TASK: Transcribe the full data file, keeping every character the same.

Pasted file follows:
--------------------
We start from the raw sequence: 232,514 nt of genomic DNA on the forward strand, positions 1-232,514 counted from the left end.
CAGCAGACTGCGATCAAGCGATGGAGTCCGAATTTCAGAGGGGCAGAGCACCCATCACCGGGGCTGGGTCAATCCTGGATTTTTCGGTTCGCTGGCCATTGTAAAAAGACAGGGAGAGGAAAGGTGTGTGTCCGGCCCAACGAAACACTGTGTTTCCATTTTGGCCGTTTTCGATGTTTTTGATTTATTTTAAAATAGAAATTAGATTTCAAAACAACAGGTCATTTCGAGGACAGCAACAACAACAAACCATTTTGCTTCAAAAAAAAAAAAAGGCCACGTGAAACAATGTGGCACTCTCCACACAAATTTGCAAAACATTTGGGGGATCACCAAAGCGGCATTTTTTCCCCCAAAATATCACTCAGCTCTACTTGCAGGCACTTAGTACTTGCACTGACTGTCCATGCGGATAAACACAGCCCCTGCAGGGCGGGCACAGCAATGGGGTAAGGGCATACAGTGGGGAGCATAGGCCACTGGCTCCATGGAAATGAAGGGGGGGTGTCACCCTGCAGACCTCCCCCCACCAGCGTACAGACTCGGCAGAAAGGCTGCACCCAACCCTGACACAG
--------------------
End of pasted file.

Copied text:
We start from the raw sequence: 232,514 nt of genomic DNA on the forward strand, positions 1-232,514 counted from the left end.
CAGCAGACTGCGATCAAGCGATGGAGTCCGAATTTCAGAGGGGCAGAGCACCCATCACCGGGGCTGGGTCAATCCTGGATTTTTCGGTTCGCTGGCCATTGTAAAAAGACAGGGAGAGGAAAGGTGTGTGTCCGGCCCAACGAAACACTGTGTTTCCATTTTGGCCGTTTTCGATGTTTTTGATTTATTTTAAAATAGAAATTAGATTTCAAAACAACAGGTCATTTCGAGGACAGCAACAACAACAAACCATTTTGCTTCAAAAAAAAAAAAAGGCCACGTGAAACAATGTGGCACTCTCCACACAAATTTGCAAAACATTTGGGGGATCACCAAAGCGGCATTTTTTCCCCCAAAATATCACTCAGCTCTACTTGCAGGCACTTAGTACTTGCACTGACTGTCCATGCGGATAAACACAGCCCCTGCAGGGCGGGCACAGCAATGGGGTAAGGGCATACAGTGGGGAGCATAGGCCACTGGCTCCATGGAAATGAAGGGGGGGTGTCACCCTGCAGACCTCCCCCCACCAGCGTACAGACTCGGCAGAAAGGCTGCACCCAACCCTGACACAG